I will not use an expandable broadhead. Don’t get me wrong. I am not saying you shouldn’t. And I am not saying that I never will. I am simply saying that most or some or a few of you shouldn’t. Let me explain.
One benefit of not having any association with any company is that I can write freely. I know that a number of you who live and die by your expandable brand are cringing about my first paragraph but stay with me.
A quick review. Arrows, like shotguns, kill by penetrating trauma to the animal. This is different from high velocity rifles that rely heavily on weight retention and blunt force trauma to inflict fatal damage. In order for penetrating trauma to be effective we rely a little more on precision placement. So what are the important aspects of a successful broadhead.
- If your arrow doesn’t consistently fly where you aim it then it is useless. Accuracy depends on practicing with your equipment and most importantly knowing its limits. Remember this. When I choose an arrow/broadhead combo I want to be certain that at the range for which I am confident the setup will preform every time. There is no doubt that a streamlined expandable head will be more accurate at a longer distance especially with external factors like wind when compared to less arrow dynamic fixed blade head.
- Wound cavity/entrance wound. Ya I hear all you expandable guys and girls getting excited. No doubt. The size of the entrance wound that can be engineered using an expandable head can far out do that of our standard fixed blade. Bigger and bigger fixed blade heads become less and less aerodynamic, to put it simply. This limits the ability for creating larger cutting diameters with a fixed blade.
- And this my friends is what I argue is the most important of all the factors when considering a broadhead. Exit wounds are where it’s at. Exit wounds make blood trails. And big bucks pile up at the end of blood trails. What makes for good penetration? Well that is all based on energy transfer. In the most basic form energy in the arrow is stored in the arrows speed together with its weight. When then blades on an expandable deploy there is a loss of this energy. It’s a fact. We can’t escape physics unfortunately. Now when you shoot a high energy cross bow with heavier bolts or a heavy fast shooting compound setup this energy may be negligible. This fact however begs the question. Do I have what it takes?
And I my friends do not. I shoot a 58# bow with a 29” draw. 250 grain arrows and 100 grain broadheads. This all means that my kinetic energy is relatively low. I have come full circle. I started with fixed blade. Went to mechanicals for several years, and with a good deal of success I should add.
My main reason for switching to mechanicals in the first place was two fold. 1 – they are more accurate. I could confidently shoot further with a streamlined arrowhead that emulates the field tips I practice with. Wind plays less havoc on the compact design taking yet another variable out of the equation. 2 – they are more forgiving. What I mean by this is that with large cutting diameters leaving giant entrance wounds there is more room for error and a better chance of recovering a deer that was shot a little further back than intended.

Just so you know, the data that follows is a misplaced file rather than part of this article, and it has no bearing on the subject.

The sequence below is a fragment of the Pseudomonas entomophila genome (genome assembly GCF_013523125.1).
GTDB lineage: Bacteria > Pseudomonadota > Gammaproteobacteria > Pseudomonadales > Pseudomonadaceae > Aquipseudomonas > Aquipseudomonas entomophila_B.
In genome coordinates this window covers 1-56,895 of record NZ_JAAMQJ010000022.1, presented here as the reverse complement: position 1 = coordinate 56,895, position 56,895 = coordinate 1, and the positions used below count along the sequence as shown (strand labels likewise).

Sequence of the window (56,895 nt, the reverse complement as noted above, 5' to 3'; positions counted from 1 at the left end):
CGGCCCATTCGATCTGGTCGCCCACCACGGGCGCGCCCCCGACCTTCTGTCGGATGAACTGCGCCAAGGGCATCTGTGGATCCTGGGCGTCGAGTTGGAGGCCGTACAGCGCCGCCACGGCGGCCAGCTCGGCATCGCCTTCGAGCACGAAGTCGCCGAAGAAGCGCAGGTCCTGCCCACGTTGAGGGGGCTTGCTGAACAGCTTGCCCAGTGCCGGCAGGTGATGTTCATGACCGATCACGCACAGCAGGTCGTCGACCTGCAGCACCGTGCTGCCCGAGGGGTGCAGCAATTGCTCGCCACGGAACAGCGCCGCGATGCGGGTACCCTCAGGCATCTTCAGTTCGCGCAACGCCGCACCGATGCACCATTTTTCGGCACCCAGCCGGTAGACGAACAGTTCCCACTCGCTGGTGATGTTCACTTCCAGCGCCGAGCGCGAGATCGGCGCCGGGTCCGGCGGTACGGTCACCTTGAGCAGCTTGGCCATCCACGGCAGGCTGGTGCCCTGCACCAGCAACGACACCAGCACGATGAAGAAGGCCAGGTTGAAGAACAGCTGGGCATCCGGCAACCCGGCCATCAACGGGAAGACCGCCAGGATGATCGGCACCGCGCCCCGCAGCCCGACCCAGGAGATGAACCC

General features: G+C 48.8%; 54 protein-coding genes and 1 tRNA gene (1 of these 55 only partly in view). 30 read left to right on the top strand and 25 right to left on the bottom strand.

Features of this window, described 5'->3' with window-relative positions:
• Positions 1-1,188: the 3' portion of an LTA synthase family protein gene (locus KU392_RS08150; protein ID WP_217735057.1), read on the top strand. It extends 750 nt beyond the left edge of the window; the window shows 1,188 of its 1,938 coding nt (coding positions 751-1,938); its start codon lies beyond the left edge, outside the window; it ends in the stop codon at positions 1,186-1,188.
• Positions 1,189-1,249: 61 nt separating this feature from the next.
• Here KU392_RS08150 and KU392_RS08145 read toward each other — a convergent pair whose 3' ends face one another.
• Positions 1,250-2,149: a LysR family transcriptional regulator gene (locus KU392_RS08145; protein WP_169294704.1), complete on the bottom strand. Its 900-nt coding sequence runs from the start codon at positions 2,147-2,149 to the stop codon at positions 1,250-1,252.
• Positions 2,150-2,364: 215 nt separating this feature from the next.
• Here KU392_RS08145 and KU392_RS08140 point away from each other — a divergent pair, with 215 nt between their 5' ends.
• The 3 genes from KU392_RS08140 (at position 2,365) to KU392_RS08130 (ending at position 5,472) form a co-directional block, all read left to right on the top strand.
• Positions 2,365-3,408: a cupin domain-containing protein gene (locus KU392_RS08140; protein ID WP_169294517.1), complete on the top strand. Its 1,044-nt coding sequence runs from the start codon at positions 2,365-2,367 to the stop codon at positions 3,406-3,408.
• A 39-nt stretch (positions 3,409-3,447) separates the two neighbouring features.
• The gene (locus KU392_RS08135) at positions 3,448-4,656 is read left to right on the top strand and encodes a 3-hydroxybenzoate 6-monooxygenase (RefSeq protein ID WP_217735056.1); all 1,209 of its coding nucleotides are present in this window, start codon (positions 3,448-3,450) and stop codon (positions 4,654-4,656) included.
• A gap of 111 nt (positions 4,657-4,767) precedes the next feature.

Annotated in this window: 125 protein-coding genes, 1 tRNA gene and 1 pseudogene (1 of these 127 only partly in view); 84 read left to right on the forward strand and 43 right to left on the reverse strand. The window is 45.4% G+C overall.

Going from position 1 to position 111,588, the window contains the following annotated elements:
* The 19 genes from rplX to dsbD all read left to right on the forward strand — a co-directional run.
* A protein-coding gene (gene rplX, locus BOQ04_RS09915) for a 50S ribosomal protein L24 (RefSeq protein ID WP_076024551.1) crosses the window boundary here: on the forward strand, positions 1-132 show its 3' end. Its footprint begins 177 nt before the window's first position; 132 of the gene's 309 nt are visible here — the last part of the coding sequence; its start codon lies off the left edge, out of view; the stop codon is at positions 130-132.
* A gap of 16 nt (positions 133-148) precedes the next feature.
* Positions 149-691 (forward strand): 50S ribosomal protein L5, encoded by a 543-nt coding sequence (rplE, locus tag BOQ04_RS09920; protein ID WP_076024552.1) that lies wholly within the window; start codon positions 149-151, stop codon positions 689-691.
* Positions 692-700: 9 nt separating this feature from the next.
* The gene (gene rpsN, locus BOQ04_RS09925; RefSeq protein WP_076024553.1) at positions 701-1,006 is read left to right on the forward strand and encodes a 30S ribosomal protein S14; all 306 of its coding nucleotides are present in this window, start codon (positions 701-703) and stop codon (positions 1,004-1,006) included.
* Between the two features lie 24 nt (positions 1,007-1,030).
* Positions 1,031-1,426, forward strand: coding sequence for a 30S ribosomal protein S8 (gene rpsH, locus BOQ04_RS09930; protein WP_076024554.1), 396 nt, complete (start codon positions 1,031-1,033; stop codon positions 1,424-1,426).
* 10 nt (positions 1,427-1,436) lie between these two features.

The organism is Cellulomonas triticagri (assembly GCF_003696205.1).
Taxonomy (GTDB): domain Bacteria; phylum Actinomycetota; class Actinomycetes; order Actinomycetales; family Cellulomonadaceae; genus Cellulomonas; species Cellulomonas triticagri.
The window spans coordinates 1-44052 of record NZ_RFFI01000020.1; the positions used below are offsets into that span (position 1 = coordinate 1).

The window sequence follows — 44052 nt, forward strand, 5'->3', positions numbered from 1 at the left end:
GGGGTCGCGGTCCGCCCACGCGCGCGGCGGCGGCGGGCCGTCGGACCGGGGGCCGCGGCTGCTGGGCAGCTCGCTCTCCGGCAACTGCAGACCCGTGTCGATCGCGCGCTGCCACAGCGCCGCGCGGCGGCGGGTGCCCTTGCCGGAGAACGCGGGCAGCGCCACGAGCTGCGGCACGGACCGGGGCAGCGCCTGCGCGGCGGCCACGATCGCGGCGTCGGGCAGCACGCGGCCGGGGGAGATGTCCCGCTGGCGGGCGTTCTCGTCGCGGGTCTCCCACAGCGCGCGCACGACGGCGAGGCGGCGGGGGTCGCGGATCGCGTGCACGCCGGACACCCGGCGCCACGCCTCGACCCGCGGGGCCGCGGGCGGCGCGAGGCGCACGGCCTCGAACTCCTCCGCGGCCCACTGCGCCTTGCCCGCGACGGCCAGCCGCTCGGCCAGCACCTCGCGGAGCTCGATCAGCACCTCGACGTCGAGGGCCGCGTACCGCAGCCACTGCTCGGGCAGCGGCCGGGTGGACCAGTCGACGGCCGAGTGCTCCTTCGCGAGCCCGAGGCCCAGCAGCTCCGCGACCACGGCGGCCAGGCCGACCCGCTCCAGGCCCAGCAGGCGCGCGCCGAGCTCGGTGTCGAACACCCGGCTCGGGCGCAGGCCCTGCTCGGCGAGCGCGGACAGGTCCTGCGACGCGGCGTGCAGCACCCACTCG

So with this in mind why switch? Well back to penetration. You just can’t penetrate like you can with a fixed blade. Especially with a lower kinetic energy setup. I can affect the accuracy component. I shorten up my range. I don’t use a fixed blade that doesn’t come with a practice blade to tune my setup. With closer shots and confidence in my setup I never worry about needing that extra forgiveness.
In short for me it is all about penetration. When I use my cross bow the expandable is back in the equation because of the higher energy bolts are fired with. Otherwise I cannot over emphasize the importance of penetration. If you aren’t regularly getting pass troughs’ with your expandable then you need to rethink your setup.
If accuracy is your concern then try some different fixed blades until you find one that works and move your stand 10 yards closer to the deer trail.
I have been bow hunting since I was strong enough to load my Dad’s 140lb Astro Daco crossbow and have been in the woods hunting for much longer. I have learned so much since those early days. A great thing about hunting is that you are always learning. Furthermore since we have embarked on the hunt blog project my learning has evolved exponentially.
We have developed a successful blog and are excited about the forward progress we continue to make. Along with documenting our triumphs and defeats in type we are also entering into the world of filming our hunts. We have spent countless hours learning physics, software, and art of video production. We have also had the opportunity to be actively involved in field testing a number of products for a developing hunting company.
We are grateful for all our readers who have enjoyed watching the growth of our blog and are excited to bring them into the future with us. I hope you enjoyed the post and that you continue to write to us with your hunting stories to help us learn with you. As always we appreciate your comments!